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OVM 2.0 -- Short Technical Review

Comments(1)Filed under: Verification methodology , OVM, CDV, SystemVerilog, System Verification, OVM 2.0By now you may have seen the official announcement of the OVM 2.0 release. So what does this update do for you as a verification engineer? While all of this information is in the OVM 2.0 User Guide, here are the highlights. You can also get more information from the Cadence OVM training class (Course 82153 [for verification engineers] or 82146 [for designers]), a Cadence OVM workshop, and from an OVM 2.0 webinar we will announce shortly.

Backward Compatibility Means You Can Move Forward with Confidence

OVM 2.0, like the previous versions, offers backward compatibility. Mentor and Cadence have built this notion into the OVM from the start to make it easy for engineers to move to the new version with confidence. Cadence validates this backward compatibility and we'll blog more on that in the future.

Unified Sequence Mechanism

Possibly the most significant advance in the OVM 2.0 is the unified sequence mechanism. Some of you may have seen that previous versions of the OVM had a scenario mechanism which appealed to users accustomed to directed test and that option was also part of the sequence mechanism. In the OVM 2.0, the scenarios have been deprecated and all of the functionality implemented in the sequences. This includes new arbitration modes, sequence library management, and virtual sequence enhancements. The new arbitration modes add five new modes to the single FIFO policy available in the OVM 1.1 providing greater control in situations where more than one sequence attempts to move to the driver at the same time. The sequence library support in the OVM 2.0 enables the test writer to add or remove specific sequences to override the library default. Finally, the virtual sequencer now has a simplified use model in the OVM 2.0.

OVM User Guide

The user guide has been one the most requested items in the OVM World forums. This guide was jointly edited by Cadence and Mentor leveraging the user guide we delivered with Incisive and Mentor's AVM cookbook. The user guide details three usage models: developing OVM verification components (OVCs), using OVCs, and references/advanced topics. It includes details on assembling tests and testbenches, transaction level modeling, and advanced sequence control. The user guide provides detailed descriptions of the capabilities using the Xbus example.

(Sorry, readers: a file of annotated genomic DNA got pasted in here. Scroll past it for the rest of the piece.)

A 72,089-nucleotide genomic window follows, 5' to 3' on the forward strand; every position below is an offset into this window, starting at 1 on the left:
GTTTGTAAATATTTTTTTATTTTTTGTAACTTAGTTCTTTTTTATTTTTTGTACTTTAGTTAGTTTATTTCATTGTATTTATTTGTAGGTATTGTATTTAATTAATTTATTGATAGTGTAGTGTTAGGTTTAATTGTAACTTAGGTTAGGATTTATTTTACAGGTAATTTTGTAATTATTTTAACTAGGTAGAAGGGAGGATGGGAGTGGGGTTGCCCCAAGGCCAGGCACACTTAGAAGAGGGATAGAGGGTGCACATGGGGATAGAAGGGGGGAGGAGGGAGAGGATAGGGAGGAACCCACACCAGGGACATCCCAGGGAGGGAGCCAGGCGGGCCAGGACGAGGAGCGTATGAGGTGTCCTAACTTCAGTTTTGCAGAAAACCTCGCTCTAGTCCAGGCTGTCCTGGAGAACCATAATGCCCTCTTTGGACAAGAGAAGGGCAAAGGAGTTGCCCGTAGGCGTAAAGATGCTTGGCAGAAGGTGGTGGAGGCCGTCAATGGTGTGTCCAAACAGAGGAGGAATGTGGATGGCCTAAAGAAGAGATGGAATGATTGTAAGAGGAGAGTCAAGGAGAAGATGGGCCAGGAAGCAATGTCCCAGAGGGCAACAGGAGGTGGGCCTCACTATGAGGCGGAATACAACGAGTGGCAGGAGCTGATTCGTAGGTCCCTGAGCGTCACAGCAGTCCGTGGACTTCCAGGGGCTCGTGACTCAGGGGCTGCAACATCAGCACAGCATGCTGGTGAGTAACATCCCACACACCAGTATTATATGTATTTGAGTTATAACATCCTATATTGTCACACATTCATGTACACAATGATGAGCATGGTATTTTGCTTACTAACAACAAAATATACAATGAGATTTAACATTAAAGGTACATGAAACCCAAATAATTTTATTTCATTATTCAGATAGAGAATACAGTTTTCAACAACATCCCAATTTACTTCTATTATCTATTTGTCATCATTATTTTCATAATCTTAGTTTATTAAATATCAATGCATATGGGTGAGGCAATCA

Improved Debugging and Expanded Use of Parameterized Classes

The OVM 2.0 expands the use of parameterized classes to drivers, sequencers, and sequences. The advantage to you is better compile time checking which makes it easier to debug your environment. In addition, the expanded parameterized class usage reduces the run-time casting simplifying your coding. We have carried the parameterization into the factory as well which means you can now use proxy classes instead of strings to define types for the factory. This reduces bugs that come from misspelling the type names which should also simplify debugging. For users of the OVM 1.1, the string-based API is still there as part of our backward compatibility.

Driver/Sequencer Communication Enhancements

In addition to unifying the sequence mechanism, the OVM 2.0 adds additional debug, TLM support, and channel modes to the driver/sequencer communications. For debug, the OVM 2.0 provides a driver API and embeds sequence and transaction IDs in data item randomized by the sequencers. This simplifies out-of-order and parallel sequence debug because the IDs can be printed and viewed in your favorite waveform debug tool (like Incisive SimVision). The OVM 2.0 also completes the TLM support inherited from AVM and URM to with extra modularity and support for pipelining. It also now supports push mode in addition to pull mode in the TLM channel. In pull mode the driver pulls items from the sequencer a it senses an item request from the bus while in push mode the sequencer randomizes items and pushes them to the driver to be executed. The pull mode supports advanced techniques for reactive generation and sequence layering, but the push mode is often more intuitive for engineers more accustom to directed test. With the OVM 2.0, both modes are now supported.


The OVM 2.0 is a major advanced for verification engineers and is 100% backward compatible to make it easy to adopt. It is available for download right now at
http://www.ovmworld.org. If you have any questions or comments feel free to post them here, in the OVMWorld forums, or contact Cadence Support.


By ramakrishnareddy on December 29, 2008

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